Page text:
THE KENNEL Club is again urging dog owners to bring pressure to bear on DEFRA to ban the sale and use of electric shock collars under the Animal Welfare Bill.
In a statement issued this week the KC expresses its dismay at DEFRA’s apparent unwillingness to listen to the genuine and widespread concern felt by the world of dogs over the use of these controversial and, many feel, cruel and unnecessary devices.
The press release states:
‘Once again, the Kennel Club cannot understand WHY Defra will not take notice of the increasing political pressure to ban remote control electric shock collars and anti-bark electric shock collars under the Animal Welfare Bill.
‘Not only has Defra been receiving copies of letters from MP’s constituents highlighting their concerns about electric shock collars, the petition (otherwise known as an Early Day Motion) tabled by Tony Baldry MP has now attracted signatures from 88 MPs.
‘It clearly states that they: condemn the sale and use of remote control electric shock collars to train and control dogs; consider the use of such devices to be cruel and unnecessary; understand that alternative positive training methods produce dogs which are trained more quickly and reliably with no potential for abuse or cruelty; recognise that because dogs are highly reactive to learning experiences and have a strong bond with humans that their natural instincts can be utilised to train them easily; and call upon the Government to introduce a complete ban on the sale and use of electric shock collars as part of the Animal Welfare Bill.
‘Now Defra needs to come under public pressure to ban the sale and use of remote control electric shock collars and anti-bark collars. The Kennel Club is extremely grateful to those readers, who have already taken the time to write to their MPs to deplore the use of the collars. This is especially important given that the issue of electric shock collars is likely to be voted on when the Bill returns to the Commons before the summer recess.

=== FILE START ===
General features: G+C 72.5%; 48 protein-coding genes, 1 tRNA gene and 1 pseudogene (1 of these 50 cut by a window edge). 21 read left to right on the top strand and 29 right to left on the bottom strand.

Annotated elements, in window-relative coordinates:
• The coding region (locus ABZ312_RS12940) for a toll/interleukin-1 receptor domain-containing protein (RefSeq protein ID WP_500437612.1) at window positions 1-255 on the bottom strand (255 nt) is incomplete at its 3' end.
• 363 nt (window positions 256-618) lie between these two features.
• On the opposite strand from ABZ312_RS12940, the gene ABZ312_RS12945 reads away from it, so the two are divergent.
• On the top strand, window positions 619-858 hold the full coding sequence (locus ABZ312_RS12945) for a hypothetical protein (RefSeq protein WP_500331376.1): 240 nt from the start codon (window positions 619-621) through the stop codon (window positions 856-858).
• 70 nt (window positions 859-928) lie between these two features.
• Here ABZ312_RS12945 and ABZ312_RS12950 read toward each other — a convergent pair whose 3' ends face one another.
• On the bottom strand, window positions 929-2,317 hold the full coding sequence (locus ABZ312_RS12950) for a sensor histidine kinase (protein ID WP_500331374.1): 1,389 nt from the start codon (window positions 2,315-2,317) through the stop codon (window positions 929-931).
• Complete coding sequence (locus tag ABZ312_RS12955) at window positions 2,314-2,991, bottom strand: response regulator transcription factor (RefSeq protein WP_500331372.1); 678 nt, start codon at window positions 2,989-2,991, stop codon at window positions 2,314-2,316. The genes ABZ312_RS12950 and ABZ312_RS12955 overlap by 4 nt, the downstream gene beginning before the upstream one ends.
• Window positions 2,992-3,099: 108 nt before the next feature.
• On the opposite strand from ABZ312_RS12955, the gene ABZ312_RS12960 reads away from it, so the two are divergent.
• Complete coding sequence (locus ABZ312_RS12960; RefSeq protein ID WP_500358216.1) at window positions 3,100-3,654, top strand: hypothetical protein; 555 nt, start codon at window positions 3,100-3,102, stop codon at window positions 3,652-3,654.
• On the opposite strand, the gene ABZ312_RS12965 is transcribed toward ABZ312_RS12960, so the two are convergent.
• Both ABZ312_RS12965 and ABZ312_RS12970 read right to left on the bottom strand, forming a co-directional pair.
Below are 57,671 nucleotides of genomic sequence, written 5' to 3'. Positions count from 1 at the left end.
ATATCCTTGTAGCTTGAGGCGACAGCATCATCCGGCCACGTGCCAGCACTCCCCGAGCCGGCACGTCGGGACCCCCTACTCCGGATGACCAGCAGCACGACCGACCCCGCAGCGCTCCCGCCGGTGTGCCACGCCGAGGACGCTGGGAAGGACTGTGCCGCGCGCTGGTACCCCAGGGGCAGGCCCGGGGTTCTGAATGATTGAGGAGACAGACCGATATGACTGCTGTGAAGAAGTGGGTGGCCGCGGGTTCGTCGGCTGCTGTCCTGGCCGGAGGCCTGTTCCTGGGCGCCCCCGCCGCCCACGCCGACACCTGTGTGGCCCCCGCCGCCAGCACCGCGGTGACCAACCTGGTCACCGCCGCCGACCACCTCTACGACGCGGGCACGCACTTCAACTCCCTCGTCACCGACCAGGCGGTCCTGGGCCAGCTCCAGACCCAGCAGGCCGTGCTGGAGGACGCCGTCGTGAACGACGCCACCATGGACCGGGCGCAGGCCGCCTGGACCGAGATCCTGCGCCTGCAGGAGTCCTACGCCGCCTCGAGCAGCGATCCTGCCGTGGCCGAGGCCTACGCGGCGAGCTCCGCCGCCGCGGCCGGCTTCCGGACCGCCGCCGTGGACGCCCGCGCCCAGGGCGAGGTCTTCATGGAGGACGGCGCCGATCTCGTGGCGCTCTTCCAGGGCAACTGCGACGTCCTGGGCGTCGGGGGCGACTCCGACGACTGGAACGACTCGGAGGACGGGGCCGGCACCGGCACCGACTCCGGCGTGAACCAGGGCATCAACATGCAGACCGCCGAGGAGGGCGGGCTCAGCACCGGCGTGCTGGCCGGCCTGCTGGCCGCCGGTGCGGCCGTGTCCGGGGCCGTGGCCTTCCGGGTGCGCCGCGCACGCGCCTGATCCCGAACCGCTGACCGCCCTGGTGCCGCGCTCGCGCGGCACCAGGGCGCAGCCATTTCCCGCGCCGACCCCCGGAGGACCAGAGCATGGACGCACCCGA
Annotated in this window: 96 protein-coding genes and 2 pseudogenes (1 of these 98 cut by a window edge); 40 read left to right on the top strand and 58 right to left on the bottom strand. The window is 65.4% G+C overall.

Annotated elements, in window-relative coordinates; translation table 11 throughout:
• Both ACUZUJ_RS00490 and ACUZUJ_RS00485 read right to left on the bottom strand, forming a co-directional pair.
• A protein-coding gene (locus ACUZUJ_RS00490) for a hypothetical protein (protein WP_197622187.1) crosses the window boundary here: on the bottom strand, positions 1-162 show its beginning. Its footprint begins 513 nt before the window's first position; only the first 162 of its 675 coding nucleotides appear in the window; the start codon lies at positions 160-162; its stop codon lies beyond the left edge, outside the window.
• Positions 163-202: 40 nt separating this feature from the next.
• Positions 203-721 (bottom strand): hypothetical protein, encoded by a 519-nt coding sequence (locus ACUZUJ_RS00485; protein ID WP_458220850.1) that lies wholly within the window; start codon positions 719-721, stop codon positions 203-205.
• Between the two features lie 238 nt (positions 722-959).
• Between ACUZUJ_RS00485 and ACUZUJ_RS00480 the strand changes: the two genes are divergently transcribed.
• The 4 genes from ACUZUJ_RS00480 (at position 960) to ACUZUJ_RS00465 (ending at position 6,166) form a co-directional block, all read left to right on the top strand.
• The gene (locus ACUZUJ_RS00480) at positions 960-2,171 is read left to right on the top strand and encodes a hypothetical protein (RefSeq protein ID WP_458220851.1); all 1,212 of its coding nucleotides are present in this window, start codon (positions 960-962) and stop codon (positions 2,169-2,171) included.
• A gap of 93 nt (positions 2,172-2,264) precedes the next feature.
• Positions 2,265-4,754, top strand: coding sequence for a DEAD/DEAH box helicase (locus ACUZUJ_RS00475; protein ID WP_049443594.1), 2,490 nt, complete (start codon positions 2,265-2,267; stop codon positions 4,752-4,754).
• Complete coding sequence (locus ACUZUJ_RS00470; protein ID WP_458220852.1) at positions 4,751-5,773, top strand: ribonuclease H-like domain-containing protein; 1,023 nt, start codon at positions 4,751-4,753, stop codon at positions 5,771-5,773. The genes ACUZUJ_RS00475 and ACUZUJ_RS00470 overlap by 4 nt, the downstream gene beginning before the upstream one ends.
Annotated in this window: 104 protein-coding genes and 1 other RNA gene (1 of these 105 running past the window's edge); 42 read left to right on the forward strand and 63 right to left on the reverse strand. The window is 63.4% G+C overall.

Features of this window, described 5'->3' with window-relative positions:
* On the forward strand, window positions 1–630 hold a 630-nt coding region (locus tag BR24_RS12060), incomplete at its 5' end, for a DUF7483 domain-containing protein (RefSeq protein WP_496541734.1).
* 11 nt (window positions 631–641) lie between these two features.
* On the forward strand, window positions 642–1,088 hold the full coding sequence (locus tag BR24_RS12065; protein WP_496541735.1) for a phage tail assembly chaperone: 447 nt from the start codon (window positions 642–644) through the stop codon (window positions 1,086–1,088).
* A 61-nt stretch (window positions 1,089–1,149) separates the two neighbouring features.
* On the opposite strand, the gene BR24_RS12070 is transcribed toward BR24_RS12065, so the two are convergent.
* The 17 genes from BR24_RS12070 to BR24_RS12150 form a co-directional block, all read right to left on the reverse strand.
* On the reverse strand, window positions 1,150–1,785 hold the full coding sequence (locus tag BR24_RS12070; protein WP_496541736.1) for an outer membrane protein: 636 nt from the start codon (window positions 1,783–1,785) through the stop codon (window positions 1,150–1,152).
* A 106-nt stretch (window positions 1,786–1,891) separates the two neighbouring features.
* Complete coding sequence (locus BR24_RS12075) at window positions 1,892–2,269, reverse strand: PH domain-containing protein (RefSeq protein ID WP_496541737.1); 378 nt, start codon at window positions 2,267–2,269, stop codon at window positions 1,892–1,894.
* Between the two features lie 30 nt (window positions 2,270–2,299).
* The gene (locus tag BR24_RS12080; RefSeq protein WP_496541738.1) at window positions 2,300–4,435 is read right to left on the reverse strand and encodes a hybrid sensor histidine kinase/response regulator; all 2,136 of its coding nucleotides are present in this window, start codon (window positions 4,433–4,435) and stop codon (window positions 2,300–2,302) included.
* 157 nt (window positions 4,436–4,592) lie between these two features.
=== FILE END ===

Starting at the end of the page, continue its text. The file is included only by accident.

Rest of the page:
‘However Defra is receiving post from dog trainers who employ unnecessarily aversive training methods to address the effect and not the root cause of behavioural problems. Since they promote to Defra that training dogs through fear and pain works and does not harm the dogs, it is becoming increasingly important that Defra also receives correspondence directly from concerned members of the public.
‘Kennel Club Secretary Caroline Kisko said : "Defra is under pressure from MPs to ban the sale and use of electric shock collars. Defra has also been presented with independent, conclusive and scientific research papers proving the long term negative effects that the use of these training devices have on dogs. Defra now needs to hear from the dog world about why it should impose a total ban on the sale and use of electric shock collars".
‘Readers can write to Defra at: Animal Welfare Bill Team, The Department of Environment, Food and Rural Affairs,1a Page Street, London, SW1P 4PQ.
‘Since there is also likely to be a free vote on electric shock collars when it returns to the House of Commons, you should copy this letter to your MP and send it to the House of Commons, London, SW1A 0AA’
The KC’s suggested form of words follows although it asks that readers compose their own version if at all possible:
Dear Animal Welfare Bill Team,
I am writing to urge you to completely ban the sale and use of electric shock collars in the Animal Welfare Bill regulations.
Electric shock collars worn around the neck of a dog have essentially one function, which is to deliver a painful shock to a dog. This trains a dog to respond out of fear of further punishment - having received a shock when it does not perform what is asked of it rather than through a natural willingness to obey.
Shock collars are readily available by mail order, via retail outlets and on the Internet. There is no restriction on them being sold to unscrupulous people, or people with little or no experience in training. Anyone can place it on a dog and administer 'correctional' treatment. I do not view this as acceptable.
Pain and fear are not humane methods by which to educate or train any creature, especially since other, positive, training tools and methods produce dogs that are trained quickly, easily and reliably, with absolutely no fear, pain, or potential damage to the relationship between dog and handler. These include recall training, clicker training and using retractable leads. With these alternatives available, there is no justification for using electric shock collars, which are designed to cause a dog pain in order to alter behaviour.
Peer reviewed research conducted by independent institutions and dating back for decades, has proved that using electric stimulus on animals has a long-term negative effect.
Please completely ban the sale and use of these products, as I do not see how they have any place in a civilised society.
I look forward to hearing from you.